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Form 1040 - Smaller But is it Better?

Published on: 12:47PM Jun 27, 2018

The IRS released a copy of their draft 1040 for 2018.  It has shrunk the old two page 79 line form to only 23 lines and can be folded over into a postcard size form to be mailed (however, I am pretty sure most taxpayers will still put it in an envelope for security reasons).  Here are my initial thoughts on the new form:

  • The form lists only the following items of income - wages, interest, dividends, IRAs and pensions and social security income.  All other sources of income will be reported on Schedule 1.  This means all farmers will now need to prepare Schedule F first and then have this income flow to Schedule 1 and then flow to Form 1040.  This would be for a sole proprietor farmer.  Other flow-through farmers would still have to prepare Schedule 1 to report their income.
  • Schedule 2 now needs to be filled out to show the amount of gross tax owed by the farmer.  For those that are self-employed, you then have to fill out Schedule 4 to list the amount of self-employment tax owed (or other taxes). 
  • If the farmer has federal fuel tax credit, this now goes on Schedule 5.
  • And if the farmer has kids under age 17, they will now need to prepare Schedule 3 and perhaps Schedule 5 for the refundable part of this credit.
  • The new Section 199A deduction is listed as the last deduction on Form 1040, line 9 right before line 10 - taxable income.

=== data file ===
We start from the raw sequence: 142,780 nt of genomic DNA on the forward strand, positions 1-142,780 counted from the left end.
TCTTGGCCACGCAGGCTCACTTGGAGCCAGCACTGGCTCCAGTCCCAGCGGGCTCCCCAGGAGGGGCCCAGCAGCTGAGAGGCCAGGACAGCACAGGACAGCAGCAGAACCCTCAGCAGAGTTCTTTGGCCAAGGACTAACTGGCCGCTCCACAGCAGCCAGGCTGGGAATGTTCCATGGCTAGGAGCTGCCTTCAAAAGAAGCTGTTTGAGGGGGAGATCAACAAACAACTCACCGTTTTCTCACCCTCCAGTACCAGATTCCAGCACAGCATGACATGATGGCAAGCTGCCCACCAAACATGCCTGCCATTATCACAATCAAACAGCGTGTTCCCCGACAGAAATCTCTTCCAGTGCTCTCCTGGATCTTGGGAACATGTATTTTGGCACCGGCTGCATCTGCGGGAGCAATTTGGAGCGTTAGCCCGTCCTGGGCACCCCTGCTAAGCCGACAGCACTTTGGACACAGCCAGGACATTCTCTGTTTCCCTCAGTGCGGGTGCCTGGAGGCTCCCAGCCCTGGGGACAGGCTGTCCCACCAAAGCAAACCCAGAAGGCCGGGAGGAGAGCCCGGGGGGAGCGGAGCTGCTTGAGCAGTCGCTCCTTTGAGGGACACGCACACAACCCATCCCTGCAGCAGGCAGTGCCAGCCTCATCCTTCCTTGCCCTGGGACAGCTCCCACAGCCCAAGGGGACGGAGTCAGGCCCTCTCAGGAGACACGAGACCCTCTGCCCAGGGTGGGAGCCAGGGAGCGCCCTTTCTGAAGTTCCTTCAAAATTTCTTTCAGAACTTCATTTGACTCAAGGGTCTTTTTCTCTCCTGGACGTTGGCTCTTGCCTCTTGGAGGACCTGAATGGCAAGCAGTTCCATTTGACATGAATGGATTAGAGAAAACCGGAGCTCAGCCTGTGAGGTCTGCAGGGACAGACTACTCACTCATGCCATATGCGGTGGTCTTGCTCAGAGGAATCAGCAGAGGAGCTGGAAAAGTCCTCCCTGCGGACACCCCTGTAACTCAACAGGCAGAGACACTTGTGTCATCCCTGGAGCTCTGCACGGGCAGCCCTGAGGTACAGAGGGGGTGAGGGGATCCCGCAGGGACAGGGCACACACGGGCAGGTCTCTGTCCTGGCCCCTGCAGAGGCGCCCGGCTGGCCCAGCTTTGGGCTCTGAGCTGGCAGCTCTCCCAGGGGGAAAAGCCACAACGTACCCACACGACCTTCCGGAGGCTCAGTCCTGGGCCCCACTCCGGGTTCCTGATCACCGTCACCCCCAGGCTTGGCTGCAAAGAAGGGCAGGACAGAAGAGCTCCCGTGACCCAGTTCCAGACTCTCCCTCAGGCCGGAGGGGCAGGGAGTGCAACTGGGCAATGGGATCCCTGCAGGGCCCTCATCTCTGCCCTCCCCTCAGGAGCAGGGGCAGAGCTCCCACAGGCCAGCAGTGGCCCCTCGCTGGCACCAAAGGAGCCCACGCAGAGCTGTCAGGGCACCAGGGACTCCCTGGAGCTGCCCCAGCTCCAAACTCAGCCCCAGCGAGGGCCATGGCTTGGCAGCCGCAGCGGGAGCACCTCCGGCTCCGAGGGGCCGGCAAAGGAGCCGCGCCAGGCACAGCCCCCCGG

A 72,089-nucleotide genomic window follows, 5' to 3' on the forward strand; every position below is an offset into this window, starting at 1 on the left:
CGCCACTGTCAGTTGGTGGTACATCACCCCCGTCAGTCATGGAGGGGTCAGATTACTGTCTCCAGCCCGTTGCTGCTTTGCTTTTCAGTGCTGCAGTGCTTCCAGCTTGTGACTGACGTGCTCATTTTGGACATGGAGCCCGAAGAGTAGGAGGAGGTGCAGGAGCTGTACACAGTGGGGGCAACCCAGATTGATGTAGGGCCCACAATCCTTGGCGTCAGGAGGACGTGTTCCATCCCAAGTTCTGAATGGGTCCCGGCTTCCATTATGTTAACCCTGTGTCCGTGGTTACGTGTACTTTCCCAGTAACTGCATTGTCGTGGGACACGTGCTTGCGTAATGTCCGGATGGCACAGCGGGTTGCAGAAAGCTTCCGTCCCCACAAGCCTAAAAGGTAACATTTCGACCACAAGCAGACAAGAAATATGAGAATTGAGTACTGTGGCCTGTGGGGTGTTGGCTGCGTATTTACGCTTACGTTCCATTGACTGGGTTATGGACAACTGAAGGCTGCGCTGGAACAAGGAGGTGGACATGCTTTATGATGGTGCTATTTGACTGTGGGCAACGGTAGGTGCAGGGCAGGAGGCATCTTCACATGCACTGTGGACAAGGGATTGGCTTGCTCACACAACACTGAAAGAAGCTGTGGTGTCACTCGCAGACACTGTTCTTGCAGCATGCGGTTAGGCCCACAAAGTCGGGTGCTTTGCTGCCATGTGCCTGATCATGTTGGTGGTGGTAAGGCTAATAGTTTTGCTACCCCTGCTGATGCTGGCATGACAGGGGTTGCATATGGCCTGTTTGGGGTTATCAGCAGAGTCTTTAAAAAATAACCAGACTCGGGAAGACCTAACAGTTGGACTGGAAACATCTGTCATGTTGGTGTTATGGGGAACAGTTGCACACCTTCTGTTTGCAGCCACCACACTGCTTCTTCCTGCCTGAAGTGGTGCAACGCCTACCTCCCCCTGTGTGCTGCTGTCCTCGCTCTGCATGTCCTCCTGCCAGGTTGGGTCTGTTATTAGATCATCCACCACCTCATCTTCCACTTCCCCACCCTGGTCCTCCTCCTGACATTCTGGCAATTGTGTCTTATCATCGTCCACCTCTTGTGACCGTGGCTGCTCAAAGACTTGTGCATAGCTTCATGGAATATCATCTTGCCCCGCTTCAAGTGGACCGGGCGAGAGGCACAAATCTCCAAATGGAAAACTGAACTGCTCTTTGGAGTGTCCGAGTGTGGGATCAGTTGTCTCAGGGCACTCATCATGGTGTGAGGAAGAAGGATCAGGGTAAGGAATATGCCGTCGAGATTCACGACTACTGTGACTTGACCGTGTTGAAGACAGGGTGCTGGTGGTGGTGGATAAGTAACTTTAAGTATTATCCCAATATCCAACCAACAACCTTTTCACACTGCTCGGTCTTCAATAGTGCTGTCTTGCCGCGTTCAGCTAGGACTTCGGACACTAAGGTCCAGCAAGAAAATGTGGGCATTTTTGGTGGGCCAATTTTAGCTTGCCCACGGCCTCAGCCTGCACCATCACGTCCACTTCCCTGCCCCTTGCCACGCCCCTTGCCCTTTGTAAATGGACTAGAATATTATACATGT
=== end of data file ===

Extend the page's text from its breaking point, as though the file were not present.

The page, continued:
Although Form 1040 is now smaller, it now likely requires at least 4 if not 5 more schedules to be prepared by taxpayers.  Likely this will automatically be done by a computer, however, it will result in even more pages for a farmer and their preparer to review.

Certain members of Congress continue to tout that fact that taxpayers including farmers no longer need to prepare depreciation schedules.  I wish they would stop saying this.  We know that you will continue to prepare these schedules due to the following reasons:

  • Any state with an income tax will likely not allow 100% expensing,
  • Taxpayers will many times elect to not take 100% bonus depreciation on certain classes of assets,
  • Local counties require personal property tax filings which are normally based on these schedules,
  • Farmers who file GAAP financial statements need to prepare these schedules anyway, and
  • Farmers still have carryover depreciation from previous years that need to be updated.

The bottom line is the IRS is trying to make a "postcard" size tax return form.  For those people who do not itemize and do not have any farm income, it might work.  Even for those people, there will be at least one to five new additional schedules to be attached to this postcard.  I think that might defeat the purpose of the postcard.